Women continue to serve as barriers fall

  • Published
  • 103rd Airlift Wing
In 1973, Cynthia Firsick became the first woman to enlist in the Connecticut Air National Guard. She rose her right hand and took the oath to support and defend the Constitution of the United States against all enemies, foreign and domestic, just as he male counterparts had. Firsick would go on to pave the way for thousands of women who have served in the Connecticut Air National Guard.

In the 44 years since Firsick enlisted, much has changed for women serving in the United States military. Like many women who enlisted during that time, Cynthia Firsick worked as a personnelist. Today, many female service members continue to work in clerical positions; however, unlike Cynthia Firsick, women currently serving in the Air National Guard are not limited to certain jobs due to their gender.

In 1991, Congress authorized women to fly in combat missions and serve on combat ships. In 2004, Col. Linda McTague became the first woman to command a US Air Force fighter squadron. Most recently, in 2016, the Department of Defense opened all jobs to women without exceptions; the decision came after three female soldiers successfully graduated from Army Ranger school.

Connecticut native Vivian Abalan served in the Women’s Army Air Corps (WAC) during World War II. When reflecting on her service during an interview for the WWII Veterans History Project, she stated that she “became a lot more politically minded and listened to the news on everything that was going on around the world” and “really became interested and involved in everything” that she hadn’t been before.

Serving in the military can positively impact the life of a young woman. 1st Lt. Jennifer Pierce,
103rd Airlift Wing Public Affairs Officer, values the leadership skills she gained by serving as an Air Force Reservist and later as an Air National Guardsman.

“I think it’s been a great experience, especially when I had a full-time civilian job,” said Pierce. “I could really see the difference in leadership styles and I’ve been fortunate in my military career where I’ve been under excellent leadership.”

Cynthia Firsick and Vivian Abalan enlisted, because they wanted to serve their country. While women’s roles in the military have changed dramatically in the years since Abalan and Firsick enlisted, for Pierce, the motivation for enlisting was the same.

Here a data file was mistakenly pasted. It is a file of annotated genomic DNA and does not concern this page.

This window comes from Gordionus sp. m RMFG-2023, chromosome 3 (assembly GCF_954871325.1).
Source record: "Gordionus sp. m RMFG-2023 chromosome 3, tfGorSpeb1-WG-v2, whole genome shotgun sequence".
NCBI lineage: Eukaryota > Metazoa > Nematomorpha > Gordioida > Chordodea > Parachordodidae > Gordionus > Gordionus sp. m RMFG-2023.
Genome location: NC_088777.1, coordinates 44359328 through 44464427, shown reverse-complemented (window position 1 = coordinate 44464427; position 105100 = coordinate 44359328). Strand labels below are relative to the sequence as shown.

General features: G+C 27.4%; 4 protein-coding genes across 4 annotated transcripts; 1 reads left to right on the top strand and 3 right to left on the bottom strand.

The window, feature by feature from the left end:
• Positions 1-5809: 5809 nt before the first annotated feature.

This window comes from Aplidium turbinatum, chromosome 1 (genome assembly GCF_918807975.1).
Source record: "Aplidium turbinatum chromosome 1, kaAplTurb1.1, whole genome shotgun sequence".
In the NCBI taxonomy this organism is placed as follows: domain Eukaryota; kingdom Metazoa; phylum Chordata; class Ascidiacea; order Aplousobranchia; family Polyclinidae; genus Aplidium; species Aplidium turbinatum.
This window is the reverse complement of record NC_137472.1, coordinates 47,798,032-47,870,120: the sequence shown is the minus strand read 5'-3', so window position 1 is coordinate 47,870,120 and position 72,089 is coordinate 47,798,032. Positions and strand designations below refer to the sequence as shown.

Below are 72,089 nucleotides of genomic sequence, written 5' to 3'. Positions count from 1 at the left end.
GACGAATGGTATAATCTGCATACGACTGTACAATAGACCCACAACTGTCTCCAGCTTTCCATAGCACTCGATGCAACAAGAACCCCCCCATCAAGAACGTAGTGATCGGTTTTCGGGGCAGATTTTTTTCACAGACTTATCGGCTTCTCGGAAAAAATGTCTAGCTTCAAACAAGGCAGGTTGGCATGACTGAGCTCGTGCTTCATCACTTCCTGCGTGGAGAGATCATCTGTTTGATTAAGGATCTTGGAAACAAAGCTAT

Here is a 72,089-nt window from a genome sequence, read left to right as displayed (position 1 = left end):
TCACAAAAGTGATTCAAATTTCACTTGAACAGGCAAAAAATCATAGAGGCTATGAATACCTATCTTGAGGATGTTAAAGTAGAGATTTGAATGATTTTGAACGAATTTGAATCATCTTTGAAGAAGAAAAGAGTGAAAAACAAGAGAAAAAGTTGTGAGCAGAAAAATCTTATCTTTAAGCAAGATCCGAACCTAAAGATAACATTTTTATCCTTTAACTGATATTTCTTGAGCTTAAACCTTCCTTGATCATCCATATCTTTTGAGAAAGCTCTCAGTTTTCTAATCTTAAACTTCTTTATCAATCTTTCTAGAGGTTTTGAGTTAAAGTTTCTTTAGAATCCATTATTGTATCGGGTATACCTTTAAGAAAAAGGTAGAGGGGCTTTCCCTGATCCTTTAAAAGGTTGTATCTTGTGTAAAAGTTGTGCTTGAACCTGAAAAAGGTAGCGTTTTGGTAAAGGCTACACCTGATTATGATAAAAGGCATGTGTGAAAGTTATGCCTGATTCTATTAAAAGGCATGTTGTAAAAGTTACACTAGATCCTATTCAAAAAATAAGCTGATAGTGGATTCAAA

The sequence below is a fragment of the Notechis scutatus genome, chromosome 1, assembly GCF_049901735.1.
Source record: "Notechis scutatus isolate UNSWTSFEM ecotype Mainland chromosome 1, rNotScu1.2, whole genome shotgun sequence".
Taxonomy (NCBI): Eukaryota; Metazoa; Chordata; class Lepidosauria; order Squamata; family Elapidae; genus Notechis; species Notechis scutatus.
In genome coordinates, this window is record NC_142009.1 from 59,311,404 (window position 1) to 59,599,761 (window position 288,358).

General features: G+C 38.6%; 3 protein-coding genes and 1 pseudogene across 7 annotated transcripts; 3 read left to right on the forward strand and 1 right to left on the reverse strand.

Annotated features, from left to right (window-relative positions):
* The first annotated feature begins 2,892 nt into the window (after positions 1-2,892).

“My goal was just to have the chance to serve my country,” said Pierce. “I started looking into it and realized the benefits of joining the Reserves; you can pay for college, while serving your country, so I thought it was a good thing to do.”

Airman 1st Class Roxanne Kongkiat, who joined the Connecticut Air National Guard in 2016, was inspired to serve in the military by people who were close to her and now she wants to inspire others.

“I was inspired by a family member,” said Kongkiat. “My uncle served in the Marine Corps for over 20 years. I also knew someone who joined who I was very close to. Whenever I saw a woman in uniform, I saw a woman who was strong, and didn’t take anything from anybody. My goal is to grow and to be able to inspire other people, specifically women.”

Boundaries for women have been pushed to a point where some now feel that the boundaries are nearly non-existent. According to Pierce, women who want to join the military should not let perceived barriers discourage them.

“I don’t feel like there’s anything that I wouldn’t be able to do, that I want to do,” said Pierce. “Women are pushing barriers all the time. I mean, for the first time ever, women went to Ranger school and they are starting to get into special ops. You may face obstacles, you may not, but why would you let the possibility of that happening keep you from doing what you want to do?”